In August, Seattle Democrat Pramila Jayapal was the top vote getter in the all-party primary for a U.S. House seat left open by the retirement of Rep. Jim McDermott, who has represented the state of Washington for the last 28 years. Next week, she’ll likely become the first Indian-American woman elected to Congress.
Later in August, Florida Democrats Val Demings and Darren Soto won Democratic primaries for Orlando seats left open by two white men who decided to run elsewhere. Demings was Orlando’s first black female police chief and is a sure bet to win on Tuesday. Soto will likely be Florida’s first Puerto Rican member of Congress.
And in September, Lisa Blunt Rochester won a little-noticed Democratic primary for Delaware’s open House seat. Come January, the former state labor secretary will in all likelihood become the first woman and African-American to represent the First State in the House.
Meanwhile, Republicans appear headed in the opposite direction.
In March of 2015, Michigan Rep. Candice Miller, Republicans’ only female chair of a standing House committee, announced her retirement — and she will be succeeded by a man. This May, North Carolina Rep. Renee Ellmers, one of just 22 GOP women in the House, was defeated in her primary after redistricting pitted her in the same district against Rep. George Holding.
In August, Republican attorney Mary Thomas, who also could have been the first Indian-American woman in Congress, lost her Florida primary by less than 2,000 votes to urologist Neal Dunn, even though she had heavy backing from the conservative Club for Growth. That same day, former GoDaddy.com executive Christine Jones was upset in a GOP primary for an Arizona House seat by just 27 votes against state Sen. Andy Biggs.
Much of this year’s conversation has obsessed about Donald Trump’s potential to destroy what’s left of the Republican Party’s standing with women and minorities. But the party’s image problem goes much deeper than Trump.
In short, Republican elected leaders don’t look at all like America’s electorate. Today, 87 percent of House Republicans are non-Hispanic white men, compared with just 43 percent of House Democrats.1 For context, in 2014 just 34 percent of eligible U.S. voters were non-Hispanic white men. And although Republicans are heavily favored to hold the House this year, the demographic gap between the parties is poised to get even wider in 2017.
Why have Democrats elected more women and minorities while Republican diversity has stagnated? Democrats represent far more heavily minority districts. But primary voters’ ideals matter a great deal, too.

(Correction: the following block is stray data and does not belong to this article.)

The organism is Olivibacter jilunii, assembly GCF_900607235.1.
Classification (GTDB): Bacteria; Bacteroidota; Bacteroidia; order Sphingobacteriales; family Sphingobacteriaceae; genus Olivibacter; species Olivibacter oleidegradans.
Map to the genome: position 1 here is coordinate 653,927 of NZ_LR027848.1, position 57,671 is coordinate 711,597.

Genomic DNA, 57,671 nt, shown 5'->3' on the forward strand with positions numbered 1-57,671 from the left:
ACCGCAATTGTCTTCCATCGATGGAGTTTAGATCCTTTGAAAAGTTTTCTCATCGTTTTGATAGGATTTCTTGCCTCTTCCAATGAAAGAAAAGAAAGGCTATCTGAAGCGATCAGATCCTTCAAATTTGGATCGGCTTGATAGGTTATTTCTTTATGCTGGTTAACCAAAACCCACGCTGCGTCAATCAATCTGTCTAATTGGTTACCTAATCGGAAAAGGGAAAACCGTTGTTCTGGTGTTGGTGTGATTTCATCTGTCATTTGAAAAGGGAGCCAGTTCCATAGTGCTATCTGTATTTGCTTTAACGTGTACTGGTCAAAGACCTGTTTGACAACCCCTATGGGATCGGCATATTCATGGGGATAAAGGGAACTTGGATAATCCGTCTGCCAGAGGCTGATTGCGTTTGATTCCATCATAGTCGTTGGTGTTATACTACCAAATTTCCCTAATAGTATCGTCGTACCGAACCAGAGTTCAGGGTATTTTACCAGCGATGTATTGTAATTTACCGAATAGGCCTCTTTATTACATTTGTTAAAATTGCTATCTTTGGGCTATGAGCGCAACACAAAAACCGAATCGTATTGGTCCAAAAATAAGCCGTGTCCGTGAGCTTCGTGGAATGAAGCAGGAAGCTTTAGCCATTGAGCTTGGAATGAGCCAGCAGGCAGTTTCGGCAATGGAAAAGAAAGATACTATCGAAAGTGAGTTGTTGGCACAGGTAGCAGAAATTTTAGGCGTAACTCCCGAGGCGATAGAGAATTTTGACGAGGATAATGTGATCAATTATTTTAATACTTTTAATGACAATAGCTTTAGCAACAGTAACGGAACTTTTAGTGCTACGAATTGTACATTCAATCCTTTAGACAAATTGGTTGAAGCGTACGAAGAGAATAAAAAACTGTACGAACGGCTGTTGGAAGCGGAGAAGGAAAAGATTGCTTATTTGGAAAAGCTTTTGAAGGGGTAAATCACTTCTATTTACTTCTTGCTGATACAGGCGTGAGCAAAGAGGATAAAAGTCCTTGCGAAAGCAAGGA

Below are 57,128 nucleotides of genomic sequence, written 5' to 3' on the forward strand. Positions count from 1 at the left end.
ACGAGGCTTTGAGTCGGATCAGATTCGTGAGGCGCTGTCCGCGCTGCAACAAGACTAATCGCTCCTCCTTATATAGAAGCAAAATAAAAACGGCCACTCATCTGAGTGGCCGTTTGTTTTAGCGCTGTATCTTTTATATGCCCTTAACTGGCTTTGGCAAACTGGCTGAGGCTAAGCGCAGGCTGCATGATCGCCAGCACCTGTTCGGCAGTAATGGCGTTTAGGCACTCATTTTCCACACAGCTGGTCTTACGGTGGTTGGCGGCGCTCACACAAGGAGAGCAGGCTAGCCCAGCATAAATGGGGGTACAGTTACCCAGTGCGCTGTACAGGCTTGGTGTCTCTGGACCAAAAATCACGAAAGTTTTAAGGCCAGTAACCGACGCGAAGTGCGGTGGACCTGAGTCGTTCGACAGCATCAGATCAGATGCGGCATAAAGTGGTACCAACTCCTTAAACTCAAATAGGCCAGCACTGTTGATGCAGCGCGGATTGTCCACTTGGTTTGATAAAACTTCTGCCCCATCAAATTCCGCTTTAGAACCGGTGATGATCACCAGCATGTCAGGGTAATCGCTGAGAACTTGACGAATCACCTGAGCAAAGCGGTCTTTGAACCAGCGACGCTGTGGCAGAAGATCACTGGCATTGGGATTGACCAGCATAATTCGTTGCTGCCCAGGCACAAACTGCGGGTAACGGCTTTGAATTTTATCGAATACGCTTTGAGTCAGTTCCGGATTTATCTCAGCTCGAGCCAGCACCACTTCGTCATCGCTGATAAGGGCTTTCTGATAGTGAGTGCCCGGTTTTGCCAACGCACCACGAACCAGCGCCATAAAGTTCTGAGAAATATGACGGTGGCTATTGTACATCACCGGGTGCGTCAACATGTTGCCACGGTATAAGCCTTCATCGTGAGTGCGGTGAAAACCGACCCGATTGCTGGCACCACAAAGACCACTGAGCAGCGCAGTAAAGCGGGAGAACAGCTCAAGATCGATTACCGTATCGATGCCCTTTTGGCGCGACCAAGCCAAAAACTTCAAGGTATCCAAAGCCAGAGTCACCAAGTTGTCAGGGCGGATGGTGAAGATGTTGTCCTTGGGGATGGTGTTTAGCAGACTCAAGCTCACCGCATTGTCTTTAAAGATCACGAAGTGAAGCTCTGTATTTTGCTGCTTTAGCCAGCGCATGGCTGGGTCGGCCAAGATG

Two years ago, we pointed out that more Democratic voters than Republican voters embrace the idea that Congress should better reflect the country’s demographics. In July 2014, Gallup asked, “Do you think this country would be governed better or governed worse if more women were in political office?” Among Democrats, 75 percent said better, and just 10 percent worse. But among Republicans, the idea was far less resonant: 46 percent said better; 19 percent said worse.
Democrats are on the cusp of electing the nation’s first female president, but Hillary Clinton also hopes to sweep in a large class of new female Democratic senators: Kamala Harris in California, Tammy Duckworth in Illinois, Catherine Cortez Masto in Nevada, Maggie Hassan in New Hampshire, Deborah Ross in North Carolina and Katie McGinty in Pennsylvania. Meanwhile, Senate Republicans could lose a woman if New Hampshire Sen. Kelly Ayotte falls short. But no matter who wins, the Senate GOP won’t gain a single woman.
In the House, there are 40 competitive races, including 19 rated as a toss-up by Cook Political Report, so we can’t be sure how every race will turn out. But for purposes of creating an estimate, we assigned a probability for each House seat: how likely it is to be won by a Democratic non-Hispanic white man, a Democratic woman or minority, a Republican non-Hispanic white man, or a Republican woman or minority.
If Tuesday’s results follow these projections, the white male share of the House Democratic caucus would decline another 2 percentage points to 41 percent, while the white male share of the House Republican conference would actually increase a point to 88 percent. That would make for a 47-point gap. So regardless of who wins the first presidential contest between a woman and a man, Congress is on pace to set yet another new record for the widest partisan demographic gulf in history.